Phase One IQ4 – Long Awaited Frame Averaging
We live in an information age. However, with the plethora of information available online comes a substantial amount of information that is questionable or not even credible. Photographers are paid to “review” products. Websites review camera’s released by their current website sponsors. Manufacturers send out marketing material that is then picked up by their mass retailers and repeated over and over. Prestigious awards are handed out by publications to the highest bidder. Misinformation is rampant.
It is very important to the culture of Capture Integration that we approach distributed information from our manufacturing partners with integrity. We do not just repeat manufacturer claims word for word. We evaluate in real world terms. And when something doesn’t match the claims, we call it out. Not all dealers adopt this approach. When you come to our website and read our software and hardware tests, we want you to be able to trust the words that you read from our personal knowledge and experience on the product that we discuss. You can trust that we will never release information, exclamations, or “reviews” without validating for ourselves at our studio.
This is our promise to you. – Dave Gallagher
When we received the IQ4 150 frame averaging sample files from Phase One, our team had some questions and concerns about the files. Rather than just presenting these files and proclaiming that frame averaging is great, we wanted to dig into them a little deeper before we decided to publish.
We also decided to wait for the beta firmware so that we ourselves could unravel what this tool is doing. This cost us some time. We were not the first to reveal the frame averaging features for Phase One, but being first is not as important to us as being thorough in communicating to our clients what the sample files were really showing and what the tool itself could actually do. – Steve Hendrix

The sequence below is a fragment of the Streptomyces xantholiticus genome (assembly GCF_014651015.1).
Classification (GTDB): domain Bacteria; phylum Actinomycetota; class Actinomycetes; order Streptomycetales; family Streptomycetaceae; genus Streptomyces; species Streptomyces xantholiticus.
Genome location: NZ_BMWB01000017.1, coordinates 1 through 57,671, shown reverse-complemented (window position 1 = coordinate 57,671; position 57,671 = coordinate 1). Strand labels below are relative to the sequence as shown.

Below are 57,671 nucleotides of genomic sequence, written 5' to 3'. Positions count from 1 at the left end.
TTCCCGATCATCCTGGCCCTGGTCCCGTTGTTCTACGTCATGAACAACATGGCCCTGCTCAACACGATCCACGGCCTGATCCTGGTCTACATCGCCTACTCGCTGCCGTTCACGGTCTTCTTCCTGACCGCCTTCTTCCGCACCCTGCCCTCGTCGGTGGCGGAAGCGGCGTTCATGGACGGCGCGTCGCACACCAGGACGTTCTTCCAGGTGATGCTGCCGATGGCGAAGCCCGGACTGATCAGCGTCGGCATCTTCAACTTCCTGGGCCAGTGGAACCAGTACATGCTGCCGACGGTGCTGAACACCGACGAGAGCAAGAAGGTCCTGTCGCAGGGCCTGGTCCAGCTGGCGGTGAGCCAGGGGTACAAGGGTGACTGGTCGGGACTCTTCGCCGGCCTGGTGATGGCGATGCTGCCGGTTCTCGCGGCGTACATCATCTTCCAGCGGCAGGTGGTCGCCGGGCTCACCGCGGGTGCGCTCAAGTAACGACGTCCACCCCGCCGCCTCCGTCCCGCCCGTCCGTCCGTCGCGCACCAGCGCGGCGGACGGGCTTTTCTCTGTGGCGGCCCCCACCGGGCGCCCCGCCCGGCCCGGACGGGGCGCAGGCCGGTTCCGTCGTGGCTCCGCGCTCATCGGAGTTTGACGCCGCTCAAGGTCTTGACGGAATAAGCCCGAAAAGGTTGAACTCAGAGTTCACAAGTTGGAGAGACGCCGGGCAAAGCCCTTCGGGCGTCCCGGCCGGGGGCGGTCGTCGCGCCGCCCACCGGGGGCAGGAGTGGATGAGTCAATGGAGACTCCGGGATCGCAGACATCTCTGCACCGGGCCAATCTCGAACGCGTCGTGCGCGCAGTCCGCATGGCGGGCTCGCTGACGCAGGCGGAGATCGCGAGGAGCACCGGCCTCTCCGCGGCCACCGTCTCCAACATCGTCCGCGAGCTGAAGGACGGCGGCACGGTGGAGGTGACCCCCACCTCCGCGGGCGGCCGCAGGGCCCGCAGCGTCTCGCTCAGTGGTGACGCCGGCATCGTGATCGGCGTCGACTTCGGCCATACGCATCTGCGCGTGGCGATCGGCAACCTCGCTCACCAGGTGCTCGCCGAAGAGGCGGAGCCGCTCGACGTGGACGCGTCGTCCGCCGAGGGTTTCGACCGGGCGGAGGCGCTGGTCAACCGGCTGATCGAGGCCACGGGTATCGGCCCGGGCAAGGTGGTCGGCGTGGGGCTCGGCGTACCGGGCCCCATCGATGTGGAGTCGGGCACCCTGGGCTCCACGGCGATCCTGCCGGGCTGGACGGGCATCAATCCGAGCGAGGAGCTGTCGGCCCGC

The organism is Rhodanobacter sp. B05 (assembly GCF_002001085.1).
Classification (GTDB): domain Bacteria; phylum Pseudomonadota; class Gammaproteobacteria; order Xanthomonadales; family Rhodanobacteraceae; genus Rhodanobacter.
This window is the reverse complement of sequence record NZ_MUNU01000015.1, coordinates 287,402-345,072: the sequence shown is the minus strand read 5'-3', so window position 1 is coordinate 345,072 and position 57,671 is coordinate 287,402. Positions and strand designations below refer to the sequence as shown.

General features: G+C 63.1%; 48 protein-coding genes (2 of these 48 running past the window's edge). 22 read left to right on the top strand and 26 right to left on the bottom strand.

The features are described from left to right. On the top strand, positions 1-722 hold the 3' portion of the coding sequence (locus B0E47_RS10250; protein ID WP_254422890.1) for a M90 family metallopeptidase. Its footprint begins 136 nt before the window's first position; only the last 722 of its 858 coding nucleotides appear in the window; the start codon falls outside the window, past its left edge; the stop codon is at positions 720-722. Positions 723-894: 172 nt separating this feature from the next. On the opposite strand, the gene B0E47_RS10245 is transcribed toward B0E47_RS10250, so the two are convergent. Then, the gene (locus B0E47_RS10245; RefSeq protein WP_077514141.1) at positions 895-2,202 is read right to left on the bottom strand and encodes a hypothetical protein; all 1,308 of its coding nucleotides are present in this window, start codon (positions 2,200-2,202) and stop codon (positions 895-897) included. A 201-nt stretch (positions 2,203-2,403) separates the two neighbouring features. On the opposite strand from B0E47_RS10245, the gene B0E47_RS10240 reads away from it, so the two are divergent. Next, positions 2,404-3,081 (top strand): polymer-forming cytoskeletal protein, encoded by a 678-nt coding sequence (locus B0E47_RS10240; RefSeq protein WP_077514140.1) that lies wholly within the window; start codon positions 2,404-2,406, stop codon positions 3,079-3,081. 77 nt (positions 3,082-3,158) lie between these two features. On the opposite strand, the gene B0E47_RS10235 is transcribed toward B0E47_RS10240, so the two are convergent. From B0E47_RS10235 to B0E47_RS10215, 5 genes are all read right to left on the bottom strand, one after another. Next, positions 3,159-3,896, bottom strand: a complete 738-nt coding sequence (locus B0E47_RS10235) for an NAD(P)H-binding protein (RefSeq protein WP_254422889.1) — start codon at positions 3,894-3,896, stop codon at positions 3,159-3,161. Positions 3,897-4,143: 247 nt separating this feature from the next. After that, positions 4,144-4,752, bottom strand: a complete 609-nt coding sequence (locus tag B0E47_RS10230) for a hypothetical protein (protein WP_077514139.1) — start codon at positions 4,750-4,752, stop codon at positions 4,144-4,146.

Amidst the announcement of the Phase One IQ4 150 last year and the many substantially upgraded and new features, one of these stood out as a bit of a wild card. That was the “Phase One Beta Labs”, which promised regularly downloadable feature firmware updates, similar to the ones the XF camera has seen. The first of these was to be the ability to produce Frame Averaged captures in camera. However, through 3 firmware releases (1.00.2, 1.03.26, 2.00.2), there was not a peep. But as of June 27th, a beta version of the Frame Averaging feature has finally been made available to dealers with the public beta version planned to release in the first week of July.
7/3/19 UPDATE: Public
Beta Release is available! https://www.phaseone.com/en/SupportMain/Camera-Firmware/IQ
Please see IQ4 Creative Control Firmware 5.00.20 Bug Alert before updating!
The version we now are working with could be called a pre-beta beta, since the point of the Beta Labs it to produce beta versions of features for end users to work with and present suggestions to Phase One for best practices for the final implementation. Yes, you get to take part in this! But first, dealers have their hands on this somewhat worty pre-beta version.
I’ve been excited about the feature since learning about it and was elated to finally find out where the rubber meets the road with this technology.
Frame Averaging offers benefits far beyond just the discarding of neutral density filters to create mid-day motion blurs, but also to increase the fidelity of the already exceptional files coming off the IQ4-150, IQ4-150 Achromatic and IQ4-100 Trichromatic digital backs.